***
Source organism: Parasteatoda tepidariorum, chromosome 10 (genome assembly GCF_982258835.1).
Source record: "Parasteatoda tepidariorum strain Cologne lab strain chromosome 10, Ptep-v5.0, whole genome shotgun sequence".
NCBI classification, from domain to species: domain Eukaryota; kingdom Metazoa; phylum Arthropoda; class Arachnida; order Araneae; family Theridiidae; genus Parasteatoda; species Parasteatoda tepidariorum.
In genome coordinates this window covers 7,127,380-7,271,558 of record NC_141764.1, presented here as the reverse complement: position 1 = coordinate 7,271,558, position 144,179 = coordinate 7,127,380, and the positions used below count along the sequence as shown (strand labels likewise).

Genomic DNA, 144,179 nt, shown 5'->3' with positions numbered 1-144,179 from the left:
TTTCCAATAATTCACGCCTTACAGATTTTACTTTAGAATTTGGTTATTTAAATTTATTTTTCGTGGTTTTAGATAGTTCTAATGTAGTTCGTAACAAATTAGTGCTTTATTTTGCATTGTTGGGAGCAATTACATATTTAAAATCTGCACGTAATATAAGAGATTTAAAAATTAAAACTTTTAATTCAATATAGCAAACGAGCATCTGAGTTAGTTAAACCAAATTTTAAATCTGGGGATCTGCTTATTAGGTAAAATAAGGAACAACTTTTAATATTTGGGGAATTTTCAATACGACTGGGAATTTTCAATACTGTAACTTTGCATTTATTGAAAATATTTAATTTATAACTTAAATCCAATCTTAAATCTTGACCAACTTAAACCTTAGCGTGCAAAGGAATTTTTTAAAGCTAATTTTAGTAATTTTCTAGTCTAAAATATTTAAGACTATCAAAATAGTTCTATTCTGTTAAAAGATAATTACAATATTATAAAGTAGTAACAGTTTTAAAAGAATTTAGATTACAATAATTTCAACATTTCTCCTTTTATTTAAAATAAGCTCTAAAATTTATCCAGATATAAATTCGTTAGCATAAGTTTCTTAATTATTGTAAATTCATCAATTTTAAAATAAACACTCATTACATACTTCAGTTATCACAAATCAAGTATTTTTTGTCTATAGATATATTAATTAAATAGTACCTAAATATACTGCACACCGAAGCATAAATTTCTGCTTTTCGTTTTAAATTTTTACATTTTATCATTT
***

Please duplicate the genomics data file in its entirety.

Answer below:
Source organism: Parasteatoda tepidariorum, chromosome 10 (genome assembly GCF_982258835.1).
Source record: "Parasteatoda tepidariorum strain Cologne lab strain chromosome 10, Ptep-v5.0, whole genome shotgun sequence".
NCBI classification, from domain to species: domain Eukaryota; kingdom Metazoa; phylum Arthropoda; class Arachnida; order Araneae; family Theridiidae; genus Parasteatoda; species Parasteatoda tepidariorum.
In genome coordinates this window covers 7,127,380-7,271,558 of record NC_141764.1, presented here as the reverse complement: position 1 = coordinate 7,271,558, position 144,179 = coordinate 7,127,380, and the positions used below count along the sequence as shown (strand labels likewise).

Genomic DNA, 144,179 nt, shown 5'->3' with positions numbered 1-144,179 from the left:
TTTCCAATAATTCACGCCTTACAGATTTTACTTTAGAATTTGGTTATTTAAATTTATTTTTCGTGGTTTTAGATAGTTCTAATGTAGTTCGTAACAAATTAGTGCTTTATTTTGCATTGTTGGGAGCAATTACATATTTAAAATCTGCACGTAATATAAGAGATTTAAAAATTAAAACTTTTAATTCAATATAGCAAACGAGCATCTGAGTTAGTTAAACCAAATTTTAAATCTGGGGATCTGCTTATTAGGTAAAATAAGGAACAACTTTTAATATTTGGGGAATTTTCAATACGACTGGGAATTTTCAATACTGTAACTTTGCATTTATTGAAAATATTTAATTTATAACTTAAATCCAATCTTAAATCTTGACCAACTTAAACCTTAGCGTGCAAAGGAATTTTTTAAAGCTAATTTTAGTAATTTTCTAGTCTAAAATATTTAAGACTATCAAAATAGTTCTATTCTGTTAAAAGATAATTACAATATTATAAAGTAGTAACAGTTTTAAAAGAATTTAGATTACAATAATTTCAACATTTCTCCTTTTATTTAAAATAAGCTCTAAAATTTATCCAGATATAAATTCGTTAGCATAAGTTTCTTAATTATTGTAAATTCATCAATTTTAAAATAAACACTCATTACATACTTCAGTTATCACAAATCAAGTATTTTTTGTCTATAGATATATTAATTAAATAGTACCTAAATATACTGCACACCGAAGCATAAATTTCTGCTTTTCGTTTTAAATTTTTACATTTTATCATTT